Fossil crinoid "Scyphocrinites elegans"


Upper Silurian period, 443,8 - 419,2 million years ago, Erfoud, Morocco, private collection from Netherlands.

Crinoids are marine animals that make up the class Crinoidea of the echinoderms (phylum Echinodermata). The name comes from ther Greek word "krinon" (lily) and "eidos" (form). They live in both shallow water and in depths as great as 9,000 meters.  Because many crinoids resemble flowers, with their cluster of waving arms atop a long stem, they are sometimes called sea lilies. But crinoids are not plants. Like their relatives - starfishes, sea urchins, sea cucumbers, and brittle stars - crinoids are echinoderms, animals with rough, spiny surface and a special kind of radial symmetry based on five or multiples of five. Crinoids have lived in the world's oceans since at least the beginning of the Ordovician Period, roughly 485 million years ago. They may be even older.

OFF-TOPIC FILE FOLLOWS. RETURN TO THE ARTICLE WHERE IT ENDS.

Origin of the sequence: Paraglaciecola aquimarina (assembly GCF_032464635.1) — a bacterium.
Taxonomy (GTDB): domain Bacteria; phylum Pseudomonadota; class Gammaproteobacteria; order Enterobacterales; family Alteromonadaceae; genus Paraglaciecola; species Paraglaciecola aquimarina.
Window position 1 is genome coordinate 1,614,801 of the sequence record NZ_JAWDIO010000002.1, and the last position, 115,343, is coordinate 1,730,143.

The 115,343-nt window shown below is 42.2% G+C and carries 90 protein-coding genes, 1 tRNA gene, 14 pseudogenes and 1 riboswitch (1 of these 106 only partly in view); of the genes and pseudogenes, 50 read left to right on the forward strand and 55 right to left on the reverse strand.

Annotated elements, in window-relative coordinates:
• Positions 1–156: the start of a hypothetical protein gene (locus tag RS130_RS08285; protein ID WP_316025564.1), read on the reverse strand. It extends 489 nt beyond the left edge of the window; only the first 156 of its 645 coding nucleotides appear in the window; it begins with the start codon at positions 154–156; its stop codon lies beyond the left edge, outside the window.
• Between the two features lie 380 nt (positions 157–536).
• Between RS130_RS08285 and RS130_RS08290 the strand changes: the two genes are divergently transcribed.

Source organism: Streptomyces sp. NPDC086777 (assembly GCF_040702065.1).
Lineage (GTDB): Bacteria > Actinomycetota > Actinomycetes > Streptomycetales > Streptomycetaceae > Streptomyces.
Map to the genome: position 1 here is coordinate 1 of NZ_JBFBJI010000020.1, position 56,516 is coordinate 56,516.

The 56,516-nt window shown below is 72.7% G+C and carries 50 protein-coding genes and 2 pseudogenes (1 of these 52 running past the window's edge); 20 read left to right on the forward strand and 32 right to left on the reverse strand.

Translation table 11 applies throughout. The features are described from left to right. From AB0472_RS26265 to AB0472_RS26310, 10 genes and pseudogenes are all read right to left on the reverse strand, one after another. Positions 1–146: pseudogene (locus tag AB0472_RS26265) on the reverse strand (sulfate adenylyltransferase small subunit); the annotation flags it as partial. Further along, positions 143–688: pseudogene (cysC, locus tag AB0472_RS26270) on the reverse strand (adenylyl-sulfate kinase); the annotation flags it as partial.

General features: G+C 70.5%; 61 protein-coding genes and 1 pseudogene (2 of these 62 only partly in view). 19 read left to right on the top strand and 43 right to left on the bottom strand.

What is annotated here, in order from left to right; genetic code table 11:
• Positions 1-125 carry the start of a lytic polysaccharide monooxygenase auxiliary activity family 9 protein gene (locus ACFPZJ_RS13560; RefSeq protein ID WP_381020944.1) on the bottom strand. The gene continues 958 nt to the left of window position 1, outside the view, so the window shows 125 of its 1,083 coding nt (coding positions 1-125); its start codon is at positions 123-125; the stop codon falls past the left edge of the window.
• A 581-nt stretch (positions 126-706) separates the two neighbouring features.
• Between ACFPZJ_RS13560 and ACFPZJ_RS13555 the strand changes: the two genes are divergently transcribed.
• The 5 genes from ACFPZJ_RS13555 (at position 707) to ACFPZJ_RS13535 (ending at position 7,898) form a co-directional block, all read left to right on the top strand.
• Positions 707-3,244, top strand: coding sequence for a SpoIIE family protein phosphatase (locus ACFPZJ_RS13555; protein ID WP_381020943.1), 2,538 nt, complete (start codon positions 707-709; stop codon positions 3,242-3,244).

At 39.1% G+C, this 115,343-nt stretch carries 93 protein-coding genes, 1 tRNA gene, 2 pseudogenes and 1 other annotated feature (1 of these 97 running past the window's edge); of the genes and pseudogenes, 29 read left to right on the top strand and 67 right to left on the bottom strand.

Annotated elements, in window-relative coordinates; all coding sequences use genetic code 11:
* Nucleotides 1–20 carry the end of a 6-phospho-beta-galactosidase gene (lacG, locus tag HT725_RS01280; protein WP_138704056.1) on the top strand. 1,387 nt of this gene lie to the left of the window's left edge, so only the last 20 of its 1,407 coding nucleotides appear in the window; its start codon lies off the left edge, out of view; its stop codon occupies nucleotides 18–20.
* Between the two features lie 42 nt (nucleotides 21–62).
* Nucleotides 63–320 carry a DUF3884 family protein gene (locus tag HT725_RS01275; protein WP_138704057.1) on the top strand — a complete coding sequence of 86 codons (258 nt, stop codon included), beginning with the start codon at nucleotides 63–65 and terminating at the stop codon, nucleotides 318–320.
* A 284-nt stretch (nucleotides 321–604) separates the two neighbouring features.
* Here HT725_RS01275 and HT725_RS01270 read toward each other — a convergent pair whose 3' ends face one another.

Beautiful sediment containing the remains of many stems of this species of moroccan crinoid (Scyphocrinites elegans). They have been left partially embedded in the sediment. Good condition. Age-related wear. Size of the sediment approx. 12,0cm x 12,3cm x 2,3cm. Weight c. 347g.